Company incorporation

Company incorporation and setup according to the Dutch Chamber of Commerce

 

Start your own business: 10 important steps

When starting your own business, there is a lot to look at. In this overview you will find the 10 most important steps. Some of these steps can be performed simultaneously.

 

  1. Research your capabilities and test your qualities

You want to start a business. But what kind of company? Would you like to start your own shop? What are you going to sell? What services are you going to provide? And is entrepreneurship really for you? See what the possibilities are for your future business, write a business plan and test your entrepreneurship qualities. This gives you an impression of whether starting your own business is feasible.

  1. Explore the market and determine your strategy

Starting your own business requires time and research. Find out where you are better or different from your competitors and determine how you enter the market with your product or service. What makes your own business different? What can you distinguish yourself from? Who are your customers and what do they want? Do market research and determine your strategy for the coming years.

 

  1. Create a financial plan and see if you need funding

To get your business off the ground, you need money. With a financial plan, you map out how much you need and where you get it from. You will also gain insight into your company's opportunities. This allows you to estimate in advance whether starting a business is profitable for you.

 

  1. Come up with a unique company name

For your KVK registration, you need a company name. A good company name is recognizable, lingers and makes clear what you have to offer. Check if your company name doesn't exist yet.

 

  1. Choose a legal form: BV or NV:

Before you start your own business, you need a legal form: a legal form. The legal form determines, among other things, your liability, but also what taxes you have to pay and whether you get tax benefits.

What is a public limited company?

A public limited company, or in Dutch a naamloze venootschap (NV), is a company with legal personality. The main difference between a BV and an NV is usually the size: an NV tends to be a larger company, with several directors.

 

The capital of an NV is divided into shares, which are held by the shareholders. The ultimate power lies with these shareholders. They are allowed to make decisions about the company. They may also appoint and dismiss the board.

 

The directors are responsible for the daily management of the company. An NV often has a supervisory board, which monitors the management (two-tier board). In other cases, the supervisors are part of the board (one-tier board). NVs that trade on the stock market have to follow the Corporate Governance Code, which describes how the management and supervisory board of the company have to inform their shareholders.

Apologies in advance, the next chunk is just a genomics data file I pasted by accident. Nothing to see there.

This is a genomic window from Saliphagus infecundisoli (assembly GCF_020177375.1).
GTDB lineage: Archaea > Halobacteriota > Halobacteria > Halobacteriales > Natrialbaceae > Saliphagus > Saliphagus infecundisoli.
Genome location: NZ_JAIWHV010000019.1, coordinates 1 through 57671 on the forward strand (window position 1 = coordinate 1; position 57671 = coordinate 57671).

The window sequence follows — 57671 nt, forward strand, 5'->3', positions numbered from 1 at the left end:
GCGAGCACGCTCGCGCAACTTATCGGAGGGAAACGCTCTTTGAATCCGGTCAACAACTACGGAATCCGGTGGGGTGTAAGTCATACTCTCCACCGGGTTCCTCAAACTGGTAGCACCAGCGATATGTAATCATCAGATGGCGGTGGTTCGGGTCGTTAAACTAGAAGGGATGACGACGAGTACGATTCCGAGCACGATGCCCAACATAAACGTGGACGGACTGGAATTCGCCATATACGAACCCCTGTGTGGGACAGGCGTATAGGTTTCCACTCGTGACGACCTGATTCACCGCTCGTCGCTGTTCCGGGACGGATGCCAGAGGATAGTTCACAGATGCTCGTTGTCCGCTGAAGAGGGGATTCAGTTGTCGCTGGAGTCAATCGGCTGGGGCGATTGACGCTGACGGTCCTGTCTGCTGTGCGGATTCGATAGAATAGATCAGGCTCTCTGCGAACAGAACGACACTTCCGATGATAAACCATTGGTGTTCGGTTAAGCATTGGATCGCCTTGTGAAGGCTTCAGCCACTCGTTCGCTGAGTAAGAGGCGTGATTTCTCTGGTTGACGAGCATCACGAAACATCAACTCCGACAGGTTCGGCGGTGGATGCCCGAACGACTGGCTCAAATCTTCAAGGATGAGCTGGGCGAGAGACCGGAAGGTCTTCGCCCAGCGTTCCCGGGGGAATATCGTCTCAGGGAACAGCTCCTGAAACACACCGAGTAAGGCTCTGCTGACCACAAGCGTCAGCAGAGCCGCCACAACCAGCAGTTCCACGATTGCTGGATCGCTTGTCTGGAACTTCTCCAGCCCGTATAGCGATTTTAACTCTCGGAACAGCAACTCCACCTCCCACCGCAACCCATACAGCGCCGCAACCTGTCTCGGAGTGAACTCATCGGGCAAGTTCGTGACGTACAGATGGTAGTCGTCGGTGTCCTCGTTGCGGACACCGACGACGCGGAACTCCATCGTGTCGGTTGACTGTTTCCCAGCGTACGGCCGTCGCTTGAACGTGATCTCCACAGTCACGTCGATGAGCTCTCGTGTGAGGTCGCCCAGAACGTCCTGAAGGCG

As of 1 January 2020, both legal structures are only allowed to issue registered shares. NVs are no longer allowed to issue bearer shares. Owners of bearer shares can have their shares exchanged for registered ones until 1 January 2021.

 

  1. Make sure your administration meets the requirements

Set up and keep records. I'm sure there are nicer things to think of. But as an entrepreneur, you are legally obliged to do so. So make sure your administration meets the requirements. For example, you need to clearly show how much tax you have to pay or how much VAT you get back.

 

 

  1. General terms and conditions and insurance

Starting a business also means taking risks. Identify your business risks, limit them as much as possible or cover them as best as possible. For example, with liability insurance and disability insurance. Don't forget your pension, either. And with terms and conditions, you immediately make clear what rights and obligations you and your customers have over and over again.

 

  1. Meet all legal requirements

There are no special diplomas for entrepreneurs. However, you should take into account the taking of specific courses or training courses for the course you are doing. Sometimes as an entrepreneur you also have to meet certain professional requirements. You may also face requirements for your business premises. For example, if you have a home business. Is that allowed according to the zoning plan? Can you establish your business anywhere? Do you have a separate business premises, is it fire proof and do you meet the environmental requirements? Your municipality can help you figure out the laws and regulations.

 

  1. Register your company with KVK

Ready for the official start of your business? Then you must register your company in the KVK Commercial Register. KVK passes on your data to the Tax Office. You do not have to register your company separately with the Tax Office. If the Tax Office takes you into administration as a VAT entrepreneur, you will receive your sales tax number and your VAT identification number (VAT ID).

 

  1. Look for customers

How do you get customers? Many entrepreneurs find customers through their network. See what events and meetings are in your area and visit networking meetings. See how to make more sales. Always be alert to fraud and deception.